iristech at gmail.com
Tue Apr 18 04:49:13 UTC 2017
This requires further investigation but as far as I know it might be safer to stick to the Long Term Support (LTS) releases and go 12.04 > 14.04 > 16.04 and skip the non-LTS releases.
Cheers, Ian Matters
> On 18 Apr 2017, at 2:22 pm, Rodney Peters via linux <linux at lists.samba.org> wrote:
> Hi Brian,
> I'm not an Ubuntu user but I am informed that Ubuntu (now, if not earlier) has a mechanism for upgrading an installed version to the next release. It would be more or less essential to go incrementally ie 12.04 > 12.10 > 13.04 etc, in order to avoid clashes between incompatible configs.
> http://mirror.internode.on.net/pub/ubuntu/releases/ does not have all the intermediate releases, but you might get by.
> On 18/04/17 10:05, Bob Edwards via linux wrote:
>> Hi Brian,
>> Further to Neil's comments, it really depends what you use it for and
>> how "connected" it is. The main reason for wanting to run a "supported"
>> version of your O/S is to get future security-related updates, of which
>> there will likely be many.
>> The main security "attack vector" will be the Internet. A secondary
>> vector will be copying files etc. from random USB and other media.
>> If your machine is behind a (supported) firewall etc. (and has no WiFi
>> connections of its own) then it should be fine.
>> If it's a server, offering Internet-facing services with encryption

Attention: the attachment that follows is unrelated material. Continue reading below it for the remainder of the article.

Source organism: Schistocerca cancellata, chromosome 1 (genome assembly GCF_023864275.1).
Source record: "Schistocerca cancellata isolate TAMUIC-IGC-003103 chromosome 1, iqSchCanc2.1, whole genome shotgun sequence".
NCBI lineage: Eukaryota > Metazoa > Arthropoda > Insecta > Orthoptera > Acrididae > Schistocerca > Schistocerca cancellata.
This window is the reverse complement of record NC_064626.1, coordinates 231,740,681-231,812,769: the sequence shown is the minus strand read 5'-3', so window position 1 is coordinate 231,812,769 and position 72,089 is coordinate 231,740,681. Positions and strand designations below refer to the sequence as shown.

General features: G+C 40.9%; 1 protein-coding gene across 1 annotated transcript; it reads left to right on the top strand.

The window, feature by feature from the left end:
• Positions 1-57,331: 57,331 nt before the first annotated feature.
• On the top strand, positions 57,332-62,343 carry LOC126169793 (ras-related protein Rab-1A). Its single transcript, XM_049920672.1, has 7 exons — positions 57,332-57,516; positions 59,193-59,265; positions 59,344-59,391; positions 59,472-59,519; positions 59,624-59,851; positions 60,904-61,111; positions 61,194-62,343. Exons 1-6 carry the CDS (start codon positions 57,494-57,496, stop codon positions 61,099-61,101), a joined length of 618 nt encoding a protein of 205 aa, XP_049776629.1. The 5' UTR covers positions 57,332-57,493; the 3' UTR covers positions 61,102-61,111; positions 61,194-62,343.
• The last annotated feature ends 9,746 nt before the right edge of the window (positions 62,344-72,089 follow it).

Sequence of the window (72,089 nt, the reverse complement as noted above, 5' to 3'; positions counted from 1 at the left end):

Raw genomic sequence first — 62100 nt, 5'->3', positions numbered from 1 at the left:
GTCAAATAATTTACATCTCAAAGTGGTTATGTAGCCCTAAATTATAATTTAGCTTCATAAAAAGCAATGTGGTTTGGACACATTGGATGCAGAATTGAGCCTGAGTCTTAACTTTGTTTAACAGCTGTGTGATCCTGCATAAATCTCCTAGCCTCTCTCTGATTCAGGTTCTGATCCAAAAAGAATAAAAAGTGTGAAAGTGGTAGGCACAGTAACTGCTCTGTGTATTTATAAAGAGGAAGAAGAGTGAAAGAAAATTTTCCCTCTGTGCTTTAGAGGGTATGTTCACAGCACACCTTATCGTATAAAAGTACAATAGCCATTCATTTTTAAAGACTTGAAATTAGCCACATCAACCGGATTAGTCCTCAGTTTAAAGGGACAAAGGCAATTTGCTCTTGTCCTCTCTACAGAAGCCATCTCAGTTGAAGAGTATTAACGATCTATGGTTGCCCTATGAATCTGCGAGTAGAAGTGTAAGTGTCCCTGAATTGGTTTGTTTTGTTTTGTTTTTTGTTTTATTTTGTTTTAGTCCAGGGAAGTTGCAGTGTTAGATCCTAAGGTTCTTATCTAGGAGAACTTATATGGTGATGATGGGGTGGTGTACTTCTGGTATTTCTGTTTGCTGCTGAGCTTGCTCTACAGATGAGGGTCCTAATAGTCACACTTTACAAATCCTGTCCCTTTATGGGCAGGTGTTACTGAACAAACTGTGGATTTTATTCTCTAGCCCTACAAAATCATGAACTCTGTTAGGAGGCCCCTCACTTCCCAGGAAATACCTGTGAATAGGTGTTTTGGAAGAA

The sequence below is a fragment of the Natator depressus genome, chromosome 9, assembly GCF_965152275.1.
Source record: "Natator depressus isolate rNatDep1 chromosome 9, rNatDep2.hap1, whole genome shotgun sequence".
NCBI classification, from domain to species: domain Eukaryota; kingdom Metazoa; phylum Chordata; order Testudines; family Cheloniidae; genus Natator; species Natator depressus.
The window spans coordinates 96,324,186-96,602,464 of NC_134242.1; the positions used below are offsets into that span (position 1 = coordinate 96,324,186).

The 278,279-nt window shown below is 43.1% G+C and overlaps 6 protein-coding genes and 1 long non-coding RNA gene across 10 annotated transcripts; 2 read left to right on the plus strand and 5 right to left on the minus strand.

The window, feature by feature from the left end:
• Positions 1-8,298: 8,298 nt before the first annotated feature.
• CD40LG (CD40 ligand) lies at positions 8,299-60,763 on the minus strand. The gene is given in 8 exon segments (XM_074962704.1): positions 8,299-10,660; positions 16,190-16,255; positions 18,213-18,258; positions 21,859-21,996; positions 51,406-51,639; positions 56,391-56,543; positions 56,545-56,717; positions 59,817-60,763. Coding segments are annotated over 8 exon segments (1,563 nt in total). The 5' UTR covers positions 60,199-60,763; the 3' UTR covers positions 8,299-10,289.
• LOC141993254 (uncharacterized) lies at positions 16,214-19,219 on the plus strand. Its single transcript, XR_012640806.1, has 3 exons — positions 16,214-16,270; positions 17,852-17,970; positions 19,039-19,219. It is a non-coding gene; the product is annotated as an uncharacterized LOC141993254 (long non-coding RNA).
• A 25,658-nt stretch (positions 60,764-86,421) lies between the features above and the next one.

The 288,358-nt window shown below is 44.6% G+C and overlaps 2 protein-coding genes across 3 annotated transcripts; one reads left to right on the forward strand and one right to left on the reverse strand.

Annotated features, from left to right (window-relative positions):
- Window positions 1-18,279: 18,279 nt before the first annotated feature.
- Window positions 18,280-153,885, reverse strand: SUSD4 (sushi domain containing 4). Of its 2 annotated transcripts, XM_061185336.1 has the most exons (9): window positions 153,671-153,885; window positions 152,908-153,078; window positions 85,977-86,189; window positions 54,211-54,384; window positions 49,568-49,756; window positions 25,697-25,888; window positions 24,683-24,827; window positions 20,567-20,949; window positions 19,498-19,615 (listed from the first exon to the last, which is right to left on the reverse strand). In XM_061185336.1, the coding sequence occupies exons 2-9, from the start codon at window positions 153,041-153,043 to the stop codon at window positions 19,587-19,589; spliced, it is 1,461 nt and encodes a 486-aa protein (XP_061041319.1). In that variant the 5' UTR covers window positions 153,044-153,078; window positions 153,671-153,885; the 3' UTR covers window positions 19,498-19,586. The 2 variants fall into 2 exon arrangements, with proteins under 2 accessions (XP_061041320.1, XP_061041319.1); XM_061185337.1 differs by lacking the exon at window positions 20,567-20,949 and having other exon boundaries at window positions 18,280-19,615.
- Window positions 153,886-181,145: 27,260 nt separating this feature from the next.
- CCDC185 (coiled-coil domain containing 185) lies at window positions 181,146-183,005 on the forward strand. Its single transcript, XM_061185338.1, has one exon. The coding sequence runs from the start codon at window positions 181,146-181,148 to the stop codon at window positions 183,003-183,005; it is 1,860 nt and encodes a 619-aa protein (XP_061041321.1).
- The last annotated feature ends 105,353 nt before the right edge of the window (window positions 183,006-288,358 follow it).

>> etc., then you should seriously consider upgrading at least the O/S
>> to Ubuntu 14.04 or 16.04.
>> If you use it as a desktop for browsing the web etc., again, you should
>> Just some thoughts.
>> Bob Edwards.
>> On 16/04/17 18:12, Neil Pickford via linux wrote:
>>> Hello Brian
>>> Really depends how paranoid you want to be.
>>> I have a Linux 2.2 system still running 24x7 live on the net originally
>>> installed in 2000 - Yes that's 17 years almost non stop.
>>> It really depends what you are doing with it and how much of a honey pot
>>> it is.
>>> The ASD security people who write the ISM will advise turning it off
>>> immediately, even though they don't do that to their own equipment.
>>> On 16/04/2017 12:20 AM, Bryan Kilgallin via linux wrote:
>>>> My old PC runs Ubuntu 12.04.5 LTS Precise Pangolin, whose end of life
>>>> date is April 28, 2017.
>>>> How urgently do I need to discontinue using it?
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